IDEAS home Printed from https://ideas.repec.org/p/ilo/ilowps/994987492202676.html
   My bibliography  Save this paper

Exporting, importing and wages in Africa Evidence from matched employer- employee data

Author

Listed:
  • Duda-Nyczak, Marta.
  • Viegelahn, Christian,

Abstract

This paper studies wages in exporting and importing firms of the manufacturing sector in Africa, using firm-level data and employer-employee- level data from the World Bank Enterprise Surveys. We find that exporters pay on average higher wages to their workers than non-exporters. It is gains from economies of scale that explain the positive wage premium of exporters, rather than differences in skill utilization, the employment of certain types of workers, or technology transfers. In contrast, there is no evidence for a positive firm-level wage premium of importing, at least after controlling for firm age, and the wage premium of importing at the employee-level is estimated to be negative. The paper also finds indirect evidence for a weaker bargaining power of workers employed by importers. These results fit into the African context, where the comparative advantage of firms in export markets is mainly based on low costs than on quality, and where firms import predominantly out of necessity than out of choice. Finally, the paper provides evidence that a gender wage gap is absent within trading firms, while we find evidence for a gender wage gap in non-trading firms.

Suggested Citation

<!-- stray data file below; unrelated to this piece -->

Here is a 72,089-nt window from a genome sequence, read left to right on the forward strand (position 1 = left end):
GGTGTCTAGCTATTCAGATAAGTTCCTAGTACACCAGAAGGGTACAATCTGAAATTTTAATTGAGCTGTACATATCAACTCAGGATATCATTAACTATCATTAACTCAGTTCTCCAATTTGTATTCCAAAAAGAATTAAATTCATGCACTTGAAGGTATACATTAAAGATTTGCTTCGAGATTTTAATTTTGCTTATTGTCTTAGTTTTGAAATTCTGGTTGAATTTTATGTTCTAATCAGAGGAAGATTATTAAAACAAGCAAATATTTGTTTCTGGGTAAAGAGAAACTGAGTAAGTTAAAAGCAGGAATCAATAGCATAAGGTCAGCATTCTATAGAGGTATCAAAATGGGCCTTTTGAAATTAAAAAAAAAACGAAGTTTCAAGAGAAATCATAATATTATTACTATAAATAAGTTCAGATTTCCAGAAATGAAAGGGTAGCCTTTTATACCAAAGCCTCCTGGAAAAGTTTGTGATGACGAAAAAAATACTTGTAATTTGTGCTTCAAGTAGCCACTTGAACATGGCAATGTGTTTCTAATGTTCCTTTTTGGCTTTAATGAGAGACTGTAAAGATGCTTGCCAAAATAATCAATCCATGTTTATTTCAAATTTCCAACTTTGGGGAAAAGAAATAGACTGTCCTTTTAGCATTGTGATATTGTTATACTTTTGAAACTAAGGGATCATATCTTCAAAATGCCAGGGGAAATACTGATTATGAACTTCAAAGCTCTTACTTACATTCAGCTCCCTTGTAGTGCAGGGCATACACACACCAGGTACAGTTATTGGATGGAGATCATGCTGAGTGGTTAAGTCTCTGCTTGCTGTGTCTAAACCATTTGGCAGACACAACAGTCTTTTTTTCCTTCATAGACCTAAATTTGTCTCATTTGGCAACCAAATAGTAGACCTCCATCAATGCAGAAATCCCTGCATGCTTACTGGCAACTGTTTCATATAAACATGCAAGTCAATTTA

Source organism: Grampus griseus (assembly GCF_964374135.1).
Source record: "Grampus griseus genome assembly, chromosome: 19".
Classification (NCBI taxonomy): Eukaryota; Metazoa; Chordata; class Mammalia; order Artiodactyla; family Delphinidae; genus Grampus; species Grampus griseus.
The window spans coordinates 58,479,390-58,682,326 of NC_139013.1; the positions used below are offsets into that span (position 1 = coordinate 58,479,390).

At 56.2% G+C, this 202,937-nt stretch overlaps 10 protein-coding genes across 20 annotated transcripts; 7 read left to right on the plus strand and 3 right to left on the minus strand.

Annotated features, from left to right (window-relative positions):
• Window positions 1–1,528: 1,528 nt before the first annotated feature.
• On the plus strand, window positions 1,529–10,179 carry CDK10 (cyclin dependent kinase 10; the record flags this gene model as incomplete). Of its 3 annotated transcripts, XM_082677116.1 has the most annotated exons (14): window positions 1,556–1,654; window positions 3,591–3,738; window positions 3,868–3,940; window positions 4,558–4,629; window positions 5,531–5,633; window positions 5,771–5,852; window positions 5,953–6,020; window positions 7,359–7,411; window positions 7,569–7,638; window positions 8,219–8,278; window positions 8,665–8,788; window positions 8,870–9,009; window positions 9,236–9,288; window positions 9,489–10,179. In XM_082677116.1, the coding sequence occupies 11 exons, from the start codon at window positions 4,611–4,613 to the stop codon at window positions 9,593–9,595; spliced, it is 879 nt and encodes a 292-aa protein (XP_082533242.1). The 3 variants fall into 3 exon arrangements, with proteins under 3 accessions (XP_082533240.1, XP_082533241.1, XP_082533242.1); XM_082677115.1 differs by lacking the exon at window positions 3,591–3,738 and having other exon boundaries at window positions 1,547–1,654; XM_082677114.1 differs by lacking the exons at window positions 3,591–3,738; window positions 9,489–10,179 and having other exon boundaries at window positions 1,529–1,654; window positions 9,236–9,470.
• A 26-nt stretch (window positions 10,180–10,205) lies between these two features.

• Duda-Nyczak, Marta. & Viegelahn, Christian,, 2018. "Exporting, importing and wages in Africa Evidence from matched employer- employee data," ILO Working Papers 994987492202676, International Labour Organization.
  • Handle: RePEc:ilo:ilowps:994987492202676
    as

    Download full text from publisher

    File URL: http://ilo.userservices.exlibrisgroup.com/view/delivery/41ILO_INST/1252307580002676
    Download Restriction: no

    More about this item

    Keywords

    wages; export oriented industry; Africa;

    NEP fields

    This paper has been announced in the following NEP Reports:

    Statistics

    Access and download statistics

    Corrections

    All material on this site has been provided by the respective publishers and authors. You can help correct errors and omissions. When requesting a correction, please mention this item's handle: RePEc:ilo:ilowps:994987492202676. See general information about how to correct material in RePEc.

    For technical questions regarding this item, or to correct its authors, title, abstract, bibliographic or download information, contact: (Vesa Sivunen). General contact details of provider: http://edirc.repec.org/data/ilounch.html .

    If you have authored this item and are not yet registered with RePEc, we encourage you to do it here. This allows to link your profile to this item. It also allows you to accept potential citations to this item that we are uncertain about.

    We have no references for this item. You can help adding them by using this form .

    If you know of missing items citing this one, you can help us creating those links by adding the relevant references in the same way as above, for each refering item. If you are a registered author of this item, you may also want to check the "citations" tab in your RePEc Author Service profile, as there may be some citations waiting for confirmation.

    Please note that corrections may take a couple of weeks to filter through the various RePEc services.

    IDEAS is a RePEc service hosted by the Research Division of the Federal Reserve Bank of St. Louis . RePEc uses bibliographic data supplied by the respective publishers.